ATAGI update following weekly COVID-19 meeting – 28 July 2021

An update from the Australian Technical Advisory Group on Immunisation (ATAGI) following their weekly meeting on 28 July 2021.

Date published:
General public

ATAGI met on Wednesday 28 July 2021 to review the latest developments relating to the AstraZeneca COVID-19 vaccine and Thrombosis and Thrombocytopenia Syndrome (TTS) cases in Australia. In addition, ATAGI continues to monitor COVID-19 epidemiology including the current COVID-19 outbreak involving the Delta variant and adverse events observed following immunisation.

ATAGI considered an update from the Therapeutic Goods Administration (TGA) on current confirmed cases of TTS and those under investigation. The latest TGA statement on TTS cases, including clinical outcomes, can be found here.

ATAGI examined estimates of risk of TTS by age group in Australia and note that there have been 90 cases of confirmed or probable TTS (54 confirmed cases; 36 probable cases). To date around 6.3 million doses of COVID-19 Vaccine AstraZeneca have been administered.

ATAGI notes that the TGA has investigated three suspected episodes of TTS observed in Australia in a second dose recipients, with an expert panel concluding these cases were unlikely to be related to vaccination. International data continues to demonstrate the risk of TTS following a second dose of COVID-19 Vaccine AstraZeneca is much lower than the risk following a first dose (estimated internationally to be 1.9 per million second doses). ATAGI reinforced the importance of completing a two-dose schedule with the same brand to ensure maximal protection.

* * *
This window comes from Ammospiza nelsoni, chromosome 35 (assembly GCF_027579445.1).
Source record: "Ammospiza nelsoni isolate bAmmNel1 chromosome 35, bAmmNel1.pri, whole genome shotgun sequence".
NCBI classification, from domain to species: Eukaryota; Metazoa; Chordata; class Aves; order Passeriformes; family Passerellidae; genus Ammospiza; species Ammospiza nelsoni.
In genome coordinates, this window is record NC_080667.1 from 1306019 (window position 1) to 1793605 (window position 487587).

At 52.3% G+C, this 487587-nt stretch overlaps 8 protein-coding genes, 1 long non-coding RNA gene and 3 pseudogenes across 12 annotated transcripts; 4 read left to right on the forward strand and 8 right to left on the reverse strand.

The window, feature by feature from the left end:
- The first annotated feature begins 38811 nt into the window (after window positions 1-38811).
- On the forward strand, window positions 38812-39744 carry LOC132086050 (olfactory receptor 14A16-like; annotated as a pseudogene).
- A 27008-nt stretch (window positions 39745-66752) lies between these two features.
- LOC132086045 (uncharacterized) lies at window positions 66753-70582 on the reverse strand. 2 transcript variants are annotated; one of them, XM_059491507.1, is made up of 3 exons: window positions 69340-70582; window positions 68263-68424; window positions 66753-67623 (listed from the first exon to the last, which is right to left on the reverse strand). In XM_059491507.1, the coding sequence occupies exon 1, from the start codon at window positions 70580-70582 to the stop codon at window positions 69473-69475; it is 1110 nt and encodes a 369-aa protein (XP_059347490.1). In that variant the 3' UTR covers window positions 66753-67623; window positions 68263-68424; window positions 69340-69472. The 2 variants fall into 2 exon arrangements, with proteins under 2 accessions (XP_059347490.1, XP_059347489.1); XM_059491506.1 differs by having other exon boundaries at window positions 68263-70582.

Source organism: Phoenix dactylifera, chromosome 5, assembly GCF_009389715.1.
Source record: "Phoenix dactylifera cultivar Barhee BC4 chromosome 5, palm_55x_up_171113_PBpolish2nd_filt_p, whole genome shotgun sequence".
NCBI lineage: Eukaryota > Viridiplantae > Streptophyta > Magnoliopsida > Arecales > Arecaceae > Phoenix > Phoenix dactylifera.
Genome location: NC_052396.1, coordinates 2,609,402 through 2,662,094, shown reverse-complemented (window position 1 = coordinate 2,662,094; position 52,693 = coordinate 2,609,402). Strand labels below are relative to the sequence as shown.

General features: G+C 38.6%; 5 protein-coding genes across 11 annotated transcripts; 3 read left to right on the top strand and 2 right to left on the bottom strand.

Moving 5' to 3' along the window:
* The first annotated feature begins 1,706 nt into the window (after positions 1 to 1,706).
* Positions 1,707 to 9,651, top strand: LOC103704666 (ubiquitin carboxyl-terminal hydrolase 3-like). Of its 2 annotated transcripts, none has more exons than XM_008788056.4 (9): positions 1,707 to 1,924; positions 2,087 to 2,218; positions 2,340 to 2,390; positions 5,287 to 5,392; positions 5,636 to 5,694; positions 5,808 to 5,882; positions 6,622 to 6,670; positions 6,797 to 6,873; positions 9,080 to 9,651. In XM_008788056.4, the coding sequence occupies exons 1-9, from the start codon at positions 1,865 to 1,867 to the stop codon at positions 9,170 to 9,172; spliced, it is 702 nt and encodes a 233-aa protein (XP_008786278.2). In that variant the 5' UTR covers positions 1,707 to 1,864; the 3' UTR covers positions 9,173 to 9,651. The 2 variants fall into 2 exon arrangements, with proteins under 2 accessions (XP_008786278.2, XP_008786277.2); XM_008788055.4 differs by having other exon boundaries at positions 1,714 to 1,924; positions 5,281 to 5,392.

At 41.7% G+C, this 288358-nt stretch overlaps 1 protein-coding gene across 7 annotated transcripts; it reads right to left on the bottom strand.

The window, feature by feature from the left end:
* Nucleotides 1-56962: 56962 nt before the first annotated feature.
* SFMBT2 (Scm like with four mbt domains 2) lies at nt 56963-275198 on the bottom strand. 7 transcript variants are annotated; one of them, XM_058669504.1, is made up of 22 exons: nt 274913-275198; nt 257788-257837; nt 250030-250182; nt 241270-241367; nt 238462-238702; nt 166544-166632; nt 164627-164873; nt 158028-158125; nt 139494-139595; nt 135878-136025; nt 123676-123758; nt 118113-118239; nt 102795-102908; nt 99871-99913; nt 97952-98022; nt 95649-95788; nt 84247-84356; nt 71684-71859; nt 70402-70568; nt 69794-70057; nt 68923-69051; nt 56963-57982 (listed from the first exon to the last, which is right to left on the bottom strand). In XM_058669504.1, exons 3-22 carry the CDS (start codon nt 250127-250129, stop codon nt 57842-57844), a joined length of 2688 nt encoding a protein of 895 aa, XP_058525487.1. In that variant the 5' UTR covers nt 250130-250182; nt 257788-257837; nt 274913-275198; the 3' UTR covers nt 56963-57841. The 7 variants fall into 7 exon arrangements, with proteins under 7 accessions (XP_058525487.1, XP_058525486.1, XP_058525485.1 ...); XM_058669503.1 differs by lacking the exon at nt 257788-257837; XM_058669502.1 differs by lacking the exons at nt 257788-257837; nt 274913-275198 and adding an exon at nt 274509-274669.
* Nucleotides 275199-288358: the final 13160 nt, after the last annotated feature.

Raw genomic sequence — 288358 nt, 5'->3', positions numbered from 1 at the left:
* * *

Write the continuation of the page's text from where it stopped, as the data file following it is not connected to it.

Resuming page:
However, noting that all rates of TTS cases are based on first doses of COVID-19 Vaccine AstraZeneca to 14 July 2021 (to account for the time to onset), as of 14 July 2021 approximately 5.7 million doses of COVID-19 Vaccine AstraZeneca have been administered, made up of around 4.6 million first doses and 1.1 million second doses.

Although estimates of risk based on small numbers of cases are imprecise, the risk of TTS is estimated in Australia at around:

  • 2.6 per 100,000 in those <60 years; and
  • 1.7 per 100,000 in those ≥60 years.

A breakdown of current rates by decade of age for those aged ≥ 50 years is included here:

Age bracket (years) Estimated rate
(per 100,000
AZ vaccinations)











ATAGI also noted that the TGA has reviewed Australia’s confirmed and probable TTS cases and those reported by overseas regulators using the CDC Criteria, which uses the following categories:

  • Tier 1: criteria are defined as clots in an unusual location such as the brain or abdomen and a low platelet count with or without a positive test for antibodies that activate platelets (anti-PF4 antibodies);
  • Tier 2: criteria are defined as only clots found in more usual locations such as the legs or lungs with a low platelet count and a positive test for anti-PF4 antibodies.

When considering Australian TTS cases in using the CDC Criteria, ATAGI noted in the Australian context:

  • 35 confirmed and probable TTS cases met the CDC Tier 1 definitions, 17 of which occurred in those younger than 60 years;
  • 26 confirmed and probable TTS cases met the CDC Tier 2 definitions; and